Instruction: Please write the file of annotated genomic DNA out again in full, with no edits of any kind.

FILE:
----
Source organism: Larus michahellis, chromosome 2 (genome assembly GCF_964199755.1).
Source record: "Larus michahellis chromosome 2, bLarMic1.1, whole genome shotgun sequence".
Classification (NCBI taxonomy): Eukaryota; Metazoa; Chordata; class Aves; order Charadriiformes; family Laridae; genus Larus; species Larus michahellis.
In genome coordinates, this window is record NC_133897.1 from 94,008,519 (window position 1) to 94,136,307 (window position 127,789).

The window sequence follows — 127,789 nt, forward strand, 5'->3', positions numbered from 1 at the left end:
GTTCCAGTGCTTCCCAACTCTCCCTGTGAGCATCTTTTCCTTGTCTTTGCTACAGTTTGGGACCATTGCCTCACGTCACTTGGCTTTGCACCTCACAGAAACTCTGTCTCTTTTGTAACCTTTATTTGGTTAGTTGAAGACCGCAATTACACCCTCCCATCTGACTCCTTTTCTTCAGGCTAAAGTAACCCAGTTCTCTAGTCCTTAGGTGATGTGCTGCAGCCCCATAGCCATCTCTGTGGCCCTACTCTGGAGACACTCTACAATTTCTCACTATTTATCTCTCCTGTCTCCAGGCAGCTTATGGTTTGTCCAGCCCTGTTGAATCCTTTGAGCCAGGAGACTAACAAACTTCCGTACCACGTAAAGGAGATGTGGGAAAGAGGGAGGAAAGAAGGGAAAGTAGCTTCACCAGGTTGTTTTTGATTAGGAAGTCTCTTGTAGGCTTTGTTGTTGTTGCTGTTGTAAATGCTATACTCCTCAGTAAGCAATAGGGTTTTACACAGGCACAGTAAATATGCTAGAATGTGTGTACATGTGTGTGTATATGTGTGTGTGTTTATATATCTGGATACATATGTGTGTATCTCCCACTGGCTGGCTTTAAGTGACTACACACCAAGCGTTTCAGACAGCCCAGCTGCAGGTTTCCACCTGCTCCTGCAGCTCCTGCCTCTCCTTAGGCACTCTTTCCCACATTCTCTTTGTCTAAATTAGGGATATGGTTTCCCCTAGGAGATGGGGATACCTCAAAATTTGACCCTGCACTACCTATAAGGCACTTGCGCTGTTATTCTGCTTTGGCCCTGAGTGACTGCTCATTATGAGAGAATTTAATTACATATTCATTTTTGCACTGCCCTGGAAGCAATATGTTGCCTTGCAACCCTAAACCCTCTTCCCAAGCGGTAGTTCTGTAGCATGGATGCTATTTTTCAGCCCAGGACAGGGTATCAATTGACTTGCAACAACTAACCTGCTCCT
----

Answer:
Source organism: Larus michahellis, chromosome 2 (genome assembly GCF_964199755.1).
Source record: "Larus michahellis chromosome 2, bLarMic1.1, whole genome shotgun sequence".
Classification (NCBI taxonomy): Eukaryota; Metazoa; Chordata; class Aves; order Charadriiformes; family Laridae; genus Larus; species Larus michahellis.
In genome coordinates, this window is record NC_133897.1 from 94,008,519 (window position 1) to 94,136,307 (window position 127,789).

The window sequence follows — 127,789 nt, forward strand, 5'->3', positions numbered from 1 at the left end:
GTTCCAGTGCTTCCCAACTCTCCCTGTGAGCATCTTTTCCTTGTCTTTGCTACAGTTTGGGACCATTGCCTCACGTCACTTGGCTTTGCACCTCACAGAAACTCTGTCTCTTTTGTAACCTTTATTTGGTTAGTTGAAGACCGCAATTACACCCTCCCATCTGACTCCTTTTCTTCAGGCTAAAGTAACCCAGTTCTCTAGTCCTTAGGTGATGTGCTGCAGCCCCATAGCCATCTCTGTGGCCCTACTCTGGAGACACTCTACAATTTCTCACTATTTATCTCTCCTGTCTCCAGGCAGCTTATGGTTTGTCCAGCCCTGTTGAATCCTTTGAGCCAGGAGACTAACAAACTTCCGTACCACGTAAAGGAGATGTGGGAAAGAGGGAGGAAAGAAGGGAAAGTAGCTTCACCAGGTTGTTTTTGATTAGGAAGTCTCTTGTAGGCTTTGTTGTTGTTGCTGTTGTAAATGCTATACTCCTCAGTAAGCAATAGGGTTTTACACAGGCACAGTAAATATGCTAGAATGTGTGTACATGTGTGTGTATATGTGTGTGTGTTTATATATCTGGATACATATGTGTGTATCTCCCACTGGCTGGCTTTAAGTGACTACACACCAAGCGTTTCAGACAGCCCAGCTGCAGGTTTCCACCTGCTCCTGCAGCTCCTGCCTCTCCTTAGGCACTCTTTCCCACATTCTCTTTGTCTAAATTAGGGATATGGTTTCCCCTAGGAGATGGGGATACCTCAAAATTTGACCCTGCACTACCTATAAGGCACTTGCGCTGTTATTCTGCTTTGGCCCTGAGTGACTGCTCATTATGAGAGAATTTAATTACATATTCATTTTTGCACTGCCCTGGAAGCAATATGTTGCCTTGCAACCCTAAACCCTCTTCCCAAGCGGTAGTTCTGTAGCATGGATGCTATTTTTCAGCCCAGGACAGGGTATCAATTGACTTGCAACAACTAACCTGCTCCT